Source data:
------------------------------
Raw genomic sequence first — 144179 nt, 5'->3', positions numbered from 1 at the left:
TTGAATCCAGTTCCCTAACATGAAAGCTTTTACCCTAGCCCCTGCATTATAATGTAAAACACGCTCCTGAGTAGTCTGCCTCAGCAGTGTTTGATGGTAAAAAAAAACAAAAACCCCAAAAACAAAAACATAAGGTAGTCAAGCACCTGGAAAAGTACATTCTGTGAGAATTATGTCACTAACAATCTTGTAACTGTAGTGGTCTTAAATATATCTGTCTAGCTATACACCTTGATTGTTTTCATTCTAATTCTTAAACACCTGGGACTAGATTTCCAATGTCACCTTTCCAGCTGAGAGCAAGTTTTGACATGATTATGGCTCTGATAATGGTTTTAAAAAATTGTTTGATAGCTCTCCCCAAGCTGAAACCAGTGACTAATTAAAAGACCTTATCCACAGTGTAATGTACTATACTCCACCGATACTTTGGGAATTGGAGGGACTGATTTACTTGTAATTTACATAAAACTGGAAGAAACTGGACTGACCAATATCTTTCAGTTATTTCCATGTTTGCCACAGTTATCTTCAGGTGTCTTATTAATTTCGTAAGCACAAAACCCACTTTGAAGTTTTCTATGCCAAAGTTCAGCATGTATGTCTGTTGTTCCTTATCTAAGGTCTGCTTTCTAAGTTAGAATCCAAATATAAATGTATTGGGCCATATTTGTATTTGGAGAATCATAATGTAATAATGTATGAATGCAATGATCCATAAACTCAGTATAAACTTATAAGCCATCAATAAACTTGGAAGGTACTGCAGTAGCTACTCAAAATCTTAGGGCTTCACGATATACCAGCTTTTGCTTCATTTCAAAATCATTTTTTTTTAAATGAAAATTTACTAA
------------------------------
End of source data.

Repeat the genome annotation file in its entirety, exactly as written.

Raw genomic sequence first — 144179 nt, 5'->3', positions numbered from 1 at the left:
TTGAATCCAGTTCCCTAACATGAAAGCTTTTACCCTAGCCCCTGCATTATAATGTAAAACACGCTCCTGAGTAGTCTGCCTCAGCAGTGTTTGATGGTAAAAAAAAACAAAAACCCCAAAAACAAAAACATAAGGTAGTCAAGCACCTGGAAAAGTACATTCTGTGAGAATTATGTCACTAACAATCTTGTAACTGTAGTGGTCTTAAATATATCTGTCTAGCTATACACCTTGATTGTTTTCATTCTAATTCTTAAACACCTGGGACTAGATTTCCAATGTCACCTTTCCAGCTGAGAGCAAGTTTTGACATGATTATGGCTCTGATAATGGTTTTAAAAAATTGTTTGATAGCTCTCCCCAAGCTGAAACCAGTGACTAATTAAAAGACCTTATCCACAGTGTAATGTACTATACTCCACCGATACTTTGGGAATTGGAGGGACTGATTTACTTGTAATTTACATAAAACTGGAAGAAACTGGACTGACCAATATCTTTCAGTTATTTCCATGTTTGCCACAGTTATCTTCAGGTGTCTTATTAATTTCGTAAGCACAAAACCCACTTTGAAGTTTTCTATGCCAAAGTTCAGCATGTATGTCTGTTGTTCCTTATCTAAGGTCTGCTTTCTAAGTTAGAATCCAAATATAAATGTATTGGGCCATATTTGTATTTGGAGAATCATAATGTAATAATGTATGAATGCAATGATCCATAAACTCAGTATAAACTTATAAGCCATCAATAAACTTGGAAGGTACTGCAGTAGCTACTCAAAATCTTAGGGCTTCACGATATACCAGCTTTTGCTTCATTTCAAAATCATTTTTTTTTAAATGAAAATTTACTAA